Sunday, November 25, 2007

Buff-gel Wednesday (21 November 2007)

Earlier this year, I started blogging about "Buffy the Vampire Slayer" on its twenty-fifth episode. I sometimes wonder if I shouldn't go back and review that first season and a half, just for completion's sake.

But even if I did (which will never happen), I wouldn't be able to recreate that fresh first-time viewing experience, where characters and situations are introduced with no hint as to where they'll be going, and I find myself surprised and amused in ways only my mother (who instantly forgets anything she's seen) can repeat.

First up was "Buffy" episode "The Replacement," written by Jane Espenson. I was introduced to her as the editor of two essay books about "Firefly," as well as the writer of the episode "Shindig" from that series.

In this one, Xander is tired of living in his parents' basement (like a buttmonkey) and goes apartment hunting. He and Anya and Buffy and Riley find a really nice apartment that Anya loves, but Xander is worried about money (his construction job is ending soon) and thinks he ought to turn it down. Anya throws a little fit about this and Buffy and Riley go to the bedroom to get it on.

Before even opening the magic shop, Giles is attacked, this time by a cool-looking demon who wants, big surprise, to kill the Slayer. The demon's name is Toth, and is described as being pretty resourceful.

For reasons I don't recall, the group goes to Sunnydale's dump (we called them "junk yards" where I grew up, I wonder what the difference is*), where they encounter Spike, gathering garbage up for use in his home. You know, I'm starting to relate less to Xander and more to Spike as the show goes on. If they could only get Jonathan back. The demon Toth attacks, aiming a sort of wand/stick/rod at Buffy and firing. But Xander gets in the way of the blast and is knocked to the ground.

The demon has vanished, and the gang help the barely-conscious Xander up and out of there. Once they're gone, it is revealed that there is a second Xander, knocked out, among the trash. We will call him Dirty Xander (which I've been told is a revoltingly perverted act that only Thai prostitutes and Paris Hilton will perform), because when he wakes up the next morning, he's kind of grimy, having used several diapers as a pillow. He makes his way home and finds, to his horror, another Xander there. This one we'll call Clean Xander, since we first see him fresh out of the shower and combing his hair.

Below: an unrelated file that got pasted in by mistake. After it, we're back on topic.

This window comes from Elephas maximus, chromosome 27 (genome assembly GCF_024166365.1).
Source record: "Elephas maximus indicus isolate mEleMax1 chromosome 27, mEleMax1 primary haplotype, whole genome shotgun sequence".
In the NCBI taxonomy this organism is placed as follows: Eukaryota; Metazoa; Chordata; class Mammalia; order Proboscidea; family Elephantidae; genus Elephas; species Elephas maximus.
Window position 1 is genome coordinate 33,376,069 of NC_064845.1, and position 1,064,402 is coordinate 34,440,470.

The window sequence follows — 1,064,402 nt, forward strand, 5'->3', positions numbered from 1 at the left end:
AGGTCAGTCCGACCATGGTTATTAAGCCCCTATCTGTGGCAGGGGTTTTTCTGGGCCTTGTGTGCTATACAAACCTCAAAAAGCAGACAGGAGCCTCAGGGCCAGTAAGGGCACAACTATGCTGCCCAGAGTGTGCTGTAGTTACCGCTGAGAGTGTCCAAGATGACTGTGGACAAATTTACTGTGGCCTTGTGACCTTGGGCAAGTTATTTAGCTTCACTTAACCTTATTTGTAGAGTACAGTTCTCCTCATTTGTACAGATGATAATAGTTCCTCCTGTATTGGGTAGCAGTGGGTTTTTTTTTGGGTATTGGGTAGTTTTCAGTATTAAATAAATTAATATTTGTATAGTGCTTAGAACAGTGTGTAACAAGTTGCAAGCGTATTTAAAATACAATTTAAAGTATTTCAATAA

Dirty Xander follows Clean Xander, trying to figure out what is going on. Tyranist and I were sure that the demon had taken Xander's form and was now impersonating him, though in retrospect, that doesn't make any sense, really (since he was aiming at Buffy, presumably to kill her in a roundabout way). Clean Xander goes to his construction job and is called into the foreman's office. Dirty Xander spies at them, gleeful at the duplicate being fired rather than him (no, this also makes little sense, but real life never does), and is shocked when Clean Xander is not only kept on, but given a promotion for all his hard work.

Next, Clean Xander goes to the apartment they checked out, and not only gets the flat, but flirts so hard with the real estate woman that she needs to change her underclothes afterward. He then calls Anya, who is angry with him, and tells her he has something he wants to show her. Dirty Xander is convinced the other one is an evil twin, perhaps a robot**, using mind control to get his way.

The two Xanders finally meet face to face, and Clean Xander is forceful, direct, and ambitious, while Dirty Xander is timid, callow, and paranoid. Tyranist mentioned that he didn't like Dirty Xander much. We are no longer friends.